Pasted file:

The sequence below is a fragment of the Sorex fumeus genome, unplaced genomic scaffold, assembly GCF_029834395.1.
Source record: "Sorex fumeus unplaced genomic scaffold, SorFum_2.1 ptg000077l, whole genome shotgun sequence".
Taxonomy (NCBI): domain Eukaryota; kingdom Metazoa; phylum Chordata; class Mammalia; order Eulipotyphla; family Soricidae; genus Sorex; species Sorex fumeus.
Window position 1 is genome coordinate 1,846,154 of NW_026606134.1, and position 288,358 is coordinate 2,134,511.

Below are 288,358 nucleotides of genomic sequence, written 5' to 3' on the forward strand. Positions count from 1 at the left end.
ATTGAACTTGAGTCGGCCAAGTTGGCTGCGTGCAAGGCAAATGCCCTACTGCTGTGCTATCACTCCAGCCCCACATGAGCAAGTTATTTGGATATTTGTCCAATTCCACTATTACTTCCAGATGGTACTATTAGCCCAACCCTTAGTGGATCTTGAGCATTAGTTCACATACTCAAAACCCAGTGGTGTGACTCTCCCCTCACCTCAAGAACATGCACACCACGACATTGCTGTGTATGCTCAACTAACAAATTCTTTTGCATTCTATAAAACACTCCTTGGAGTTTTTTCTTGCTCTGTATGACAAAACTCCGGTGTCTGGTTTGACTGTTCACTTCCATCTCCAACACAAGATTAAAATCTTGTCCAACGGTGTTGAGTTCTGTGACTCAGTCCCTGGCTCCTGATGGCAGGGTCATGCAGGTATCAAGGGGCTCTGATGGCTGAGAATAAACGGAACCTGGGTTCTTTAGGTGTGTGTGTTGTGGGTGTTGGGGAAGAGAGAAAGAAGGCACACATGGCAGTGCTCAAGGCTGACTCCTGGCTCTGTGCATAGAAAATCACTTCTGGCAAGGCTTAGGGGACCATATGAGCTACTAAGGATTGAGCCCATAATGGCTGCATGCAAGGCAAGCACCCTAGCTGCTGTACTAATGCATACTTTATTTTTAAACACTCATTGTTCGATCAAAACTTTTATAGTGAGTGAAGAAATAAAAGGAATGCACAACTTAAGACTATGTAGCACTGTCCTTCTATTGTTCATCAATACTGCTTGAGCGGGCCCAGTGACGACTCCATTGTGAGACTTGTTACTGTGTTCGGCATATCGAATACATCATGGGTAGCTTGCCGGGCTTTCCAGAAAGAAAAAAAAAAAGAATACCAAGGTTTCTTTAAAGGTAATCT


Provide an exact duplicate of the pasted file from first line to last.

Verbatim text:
The sequence below is a fragment of the Sorex fumeus genome, unplaced genomic scaffold, assembly GCF_029834395.1.
Source record: "Sorex fumeus unplaced genomic scaffold, SorFum_2.1 ptg000077l, whole genome shotgun sequence".
Taxonomy (NCBI): domain Eukaryota; kingdom Metazoa; phylum Chordata; class Mammalia; order Eulipotyphla; family Soricidae; genus Sorex; species Sorex fumeus.
Window position 1 is genome coordinate 1,846,154 of NW_026606134.1, and position 288,358 is coordinate 2,134,511.

Below are 288,358 nucleotides of genomic sequence, written 5' to 3' on the forward strand. Positions count from 1 at the left end.
ATTGAACTTGAGTCGGCCAAGTTGGCTGCGTGCAAGGCAAATGCCCTACTGCTGTGCTATCACTCCAGCCCCACATGAGCAAGTTATTTGGATATTTGTCCAATTCCACTATTACTTCCAGATGGTACTATTAGCCCAACCCTTAGTGGATCTTGAGCATTAGTTCACATACTCAAAACCCAGTGGTGTGACTCTCCCCTCACCTCAAGAACATGCACACCACGACATTGCTGTGTATGCTCAACTAACAAATTCTTTTGCATTCTATAAAACACTCCTTGGAGTTTTTTCTTGCTCTGTATGACAAAACTCCGGTGTCTGGTTTGACTGTTCACTTCCATCTCCAACACAAGATTAAAATCTTGTCCAACGGTGTTGAGTTCTGTGACTCAGTCCCTGGCTCCTGATGGCAGGGTCATGCAGGTATCAAGGGGCTCTGATGGCTGAGAATAAACGGAACCTGGGTTCTTTAGGTGTGTGTGTTGTGGGTGTTGGGGAAGAGAGAAAGAAGGCACACATGGCAGTGCTCAAGGCTGACTCCTGGCTCTGTGCATAGAAAATCACTTCTGGCAAGGCTTAGGGGACCATATGAGCTACTAAGGATTGAGCCCATAATGGCTGCATGCAAGGCAAGCACCCTAGCTGCTGTACTAATGCATACTTTATTTTTAAACACTCATTGTTCGATCAAAACTTTTATAGTGAGTGAAGAAATAAAAGGAATGCACAACTTAAGACTATGTAGCACTGTCCTTCTATTGTTCATCAATACTGCTTGAGCGGGCCCAGTGACGACTCCATTGTGAGACTTGTTACTGTGTTCGGCATATCGAATACATCATGGGTAGCTTGCCGGGCTTTCCAGAAAGAAAAAAAAAAAGAATACCAAGGTTTCTTTAAAGGTAATCT